Hammond said that America is now in a “transformational period” when it comes to transportation, which is providing a wider array of professional disciplines and job choices than ever before to women – everything from “planning and communicating positions to environmental and scientific fields.”

She added that state departments of transportation around the country now have CEOs and top lieutenants in place with “expectations” regarding the advancement of women in the transportation industry and are providing provide resources and mentorships to help further those advancement efforts.

“That is how I progressed in my career – I had great opportunities and mentoring along the way, supporting my progression through the agency,” she said. “I paid my dues and got my experience.” 

Hammond – who also serves as the chair for the WTS International board of directors – also helped lead a survey of anti-human trafficking efforts among state DOTs for the National Cooperative Highway Research Program, which is overseen by the Transportation Research Board. “We’ve found that state DOTs can supply data, knowledge, and expertise to law enforcement to help stop human trafficking,” she explained in a presentation two years ago. “So our next step, as we move from the broad survey to more detailed interviews and case studies with state DOTs active in this area, is to help others learn ‘best practices’ from them as well as how to fill any existing gaps.”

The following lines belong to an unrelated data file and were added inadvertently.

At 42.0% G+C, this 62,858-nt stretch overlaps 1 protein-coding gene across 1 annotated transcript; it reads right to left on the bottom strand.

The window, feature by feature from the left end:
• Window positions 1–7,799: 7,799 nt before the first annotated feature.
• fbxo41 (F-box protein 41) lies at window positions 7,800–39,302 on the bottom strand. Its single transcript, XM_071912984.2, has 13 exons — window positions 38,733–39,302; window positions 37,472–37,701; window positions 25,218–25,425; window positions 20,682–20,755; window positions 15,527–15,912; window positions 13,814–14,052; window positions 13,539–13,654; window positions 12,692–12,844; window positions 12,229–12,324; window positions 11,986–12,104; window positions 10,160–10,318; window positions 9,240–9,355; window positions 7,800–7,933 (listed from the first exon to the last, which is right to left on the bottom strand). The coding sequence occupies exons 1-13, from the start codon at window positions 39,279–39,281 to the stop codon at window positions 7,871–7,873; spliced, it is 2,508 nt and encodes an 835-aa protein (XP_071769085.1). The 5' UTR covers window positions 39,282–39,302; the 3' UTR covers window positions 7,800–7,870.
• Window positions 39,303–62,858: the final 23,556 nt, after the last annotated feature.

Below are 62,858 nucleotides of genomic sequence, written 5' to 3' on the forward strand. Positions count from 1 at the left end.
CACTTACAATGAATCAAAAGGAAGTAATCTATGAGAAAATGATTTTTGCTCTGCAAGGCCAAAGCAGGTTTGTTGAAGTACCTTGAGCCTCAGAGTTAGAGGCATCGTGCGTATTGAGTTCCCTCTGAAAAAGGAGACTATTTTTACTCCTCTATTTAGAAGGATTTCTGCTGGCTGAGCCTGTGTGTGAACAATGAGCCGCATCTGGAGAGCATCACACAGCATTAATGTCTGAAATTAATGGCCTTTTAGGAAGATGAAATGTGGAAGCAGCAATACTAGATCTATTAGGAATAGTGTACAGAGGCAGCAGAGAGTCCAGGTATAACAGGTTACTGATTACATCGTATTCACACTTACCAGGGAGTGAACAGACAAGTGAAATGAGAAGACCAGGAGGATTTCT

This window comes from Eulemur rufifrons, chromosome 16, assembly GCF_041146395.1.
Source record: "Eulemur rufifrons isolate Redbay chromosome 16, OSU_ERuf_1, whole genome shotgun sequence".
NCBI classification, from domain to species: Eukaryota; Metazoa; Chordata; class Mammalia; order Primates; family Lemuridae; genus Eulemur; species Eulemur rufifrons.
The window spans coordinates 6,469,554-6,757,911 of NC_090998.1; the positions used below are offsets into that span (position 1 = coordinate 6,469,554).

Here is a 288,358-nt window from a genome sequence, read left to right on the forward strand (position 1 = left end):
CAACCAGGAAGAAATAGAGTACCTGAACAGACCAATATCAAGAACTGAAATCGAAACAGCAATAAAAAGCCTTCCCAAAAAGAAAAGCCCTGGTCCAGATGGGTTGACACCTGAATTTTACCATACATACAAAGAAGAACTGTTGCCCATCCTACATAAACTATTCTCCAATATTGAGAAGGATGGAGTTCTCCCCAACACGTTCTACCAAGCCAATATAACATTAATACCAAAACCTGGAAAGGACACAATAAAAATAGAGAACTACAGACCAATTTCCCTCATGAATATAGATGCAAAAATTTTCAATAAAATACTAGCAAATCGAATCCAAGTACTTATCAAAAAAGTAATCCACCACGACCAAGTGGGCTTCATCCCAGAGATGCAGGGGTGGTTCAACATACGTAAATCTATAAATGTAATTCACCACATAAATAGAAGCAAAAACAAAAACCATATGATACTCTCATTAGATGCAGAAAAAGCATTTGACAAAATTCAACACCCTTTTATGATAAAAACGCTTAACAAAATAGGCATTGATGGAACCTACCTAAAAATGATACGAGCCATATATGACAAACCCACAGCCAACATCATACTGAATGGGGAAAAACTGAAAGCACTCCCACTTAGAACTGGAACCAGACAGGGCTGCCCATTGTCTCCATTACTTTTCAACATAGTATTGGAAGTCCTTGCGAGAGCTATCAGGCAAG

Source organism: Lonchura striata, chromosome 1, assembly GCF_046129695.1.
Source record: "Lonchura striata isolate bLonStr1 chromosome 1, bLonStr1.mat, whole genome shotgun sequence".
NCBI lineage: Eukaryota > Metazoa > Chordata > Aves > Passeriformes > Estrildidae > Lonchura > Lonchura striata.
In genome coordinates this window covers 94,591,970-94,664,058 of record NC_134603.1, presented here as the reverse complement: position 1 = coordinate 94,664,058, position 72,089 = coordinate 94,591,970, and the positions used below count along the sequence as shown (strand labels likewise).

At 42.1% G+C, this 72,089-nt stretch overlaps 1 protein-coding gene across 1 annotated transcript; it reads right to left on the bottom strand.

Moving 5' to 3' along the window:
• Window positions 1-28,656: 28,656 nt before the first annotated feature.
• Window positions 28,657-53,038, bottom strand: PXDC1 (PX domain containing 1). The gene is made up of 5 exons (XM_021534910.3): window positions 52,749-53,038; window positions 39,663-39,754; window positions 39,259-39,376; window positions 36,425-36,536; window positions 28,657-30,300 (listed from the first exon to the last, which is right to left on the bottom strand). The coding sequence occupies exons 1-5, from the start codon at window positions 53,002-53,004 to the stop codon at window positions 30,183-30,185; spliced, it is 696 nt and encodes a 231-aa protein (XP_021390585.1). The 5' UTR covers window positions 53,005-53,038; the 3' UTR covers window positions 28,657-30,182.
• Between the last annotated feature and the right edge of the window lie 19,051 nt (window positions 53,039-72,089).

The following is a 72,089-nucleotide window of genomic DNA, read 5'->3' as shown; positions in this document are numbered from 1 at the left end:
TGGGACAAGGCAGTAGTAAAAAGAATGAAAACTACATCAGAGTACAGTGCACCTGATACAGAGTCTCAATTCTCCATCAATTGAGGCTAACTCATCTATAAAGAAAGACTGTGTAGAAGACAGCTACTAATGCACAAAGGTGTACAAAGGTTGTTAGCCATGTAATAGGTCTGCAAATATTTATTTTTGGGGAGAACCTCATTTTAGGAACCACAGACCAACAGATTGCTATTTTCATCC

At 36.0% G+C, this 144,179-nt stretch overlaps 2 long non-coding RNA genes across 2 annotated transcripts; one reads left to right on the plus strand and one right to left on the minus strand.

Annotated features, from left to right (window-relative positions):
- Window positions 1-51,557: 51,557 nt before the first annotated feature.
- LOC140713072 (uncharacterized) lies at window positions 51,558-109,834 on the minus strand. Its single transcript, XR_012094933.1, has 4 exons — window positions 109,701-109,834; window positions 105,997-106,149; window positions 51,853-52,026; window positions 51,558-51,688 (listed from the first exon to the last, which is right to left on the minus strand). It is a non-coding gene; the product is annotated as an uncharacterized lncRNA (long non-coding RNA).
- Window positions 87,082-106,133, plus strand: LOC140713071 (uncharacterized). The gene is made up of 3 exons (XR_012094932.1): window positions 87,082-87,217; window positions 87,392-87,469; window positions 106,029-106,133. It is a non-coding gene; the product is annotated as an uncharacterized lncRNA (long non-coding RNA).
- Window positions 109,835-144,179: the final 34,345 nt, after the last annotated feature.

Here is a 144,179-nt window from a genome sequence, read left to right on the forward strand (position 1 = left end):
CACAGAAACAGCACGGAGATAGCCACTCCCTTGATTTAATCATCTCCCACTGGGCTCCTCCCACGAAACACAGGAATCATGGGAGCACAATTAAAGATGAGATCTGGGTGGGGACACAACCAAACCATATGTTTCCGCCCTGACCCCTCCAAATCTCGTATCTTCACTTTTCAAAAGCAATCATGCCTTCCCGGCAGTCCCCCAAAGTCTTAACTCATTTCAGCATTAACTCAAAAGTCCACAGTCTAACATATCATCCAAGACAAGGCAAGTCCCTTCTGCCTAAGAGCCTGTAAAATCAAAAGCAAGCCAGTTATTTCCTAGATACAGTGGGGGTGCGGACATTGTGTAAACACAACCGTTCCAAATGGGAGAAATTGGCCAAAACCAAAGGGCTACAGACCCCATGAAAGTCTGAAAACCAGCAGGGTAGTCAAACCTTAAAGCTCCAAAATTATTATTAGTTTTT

ETAP Podcast: DDOT’s Bennett Discusses Black History Month

Jeffrey Bennett, who leads the transit delivery division for the Office of Project Delivery within the District of Columbia Department of Transportation, discusses the role transportation plays in Black History Month as part of this episode of the Environmental Technical Assistance Program or ETAP Podcast.

[Photo courtesy of the District of Columbia Department of Transportation.]

“The railroads were the first mechanism for national transportation in the United States, but at the time they were built, African Americans were still slaves – moved on them as property,” explained Bennett, who also serves as the president of the Washington, D.C., chapter of the Conference of Minority Transportation Officials or COMTO.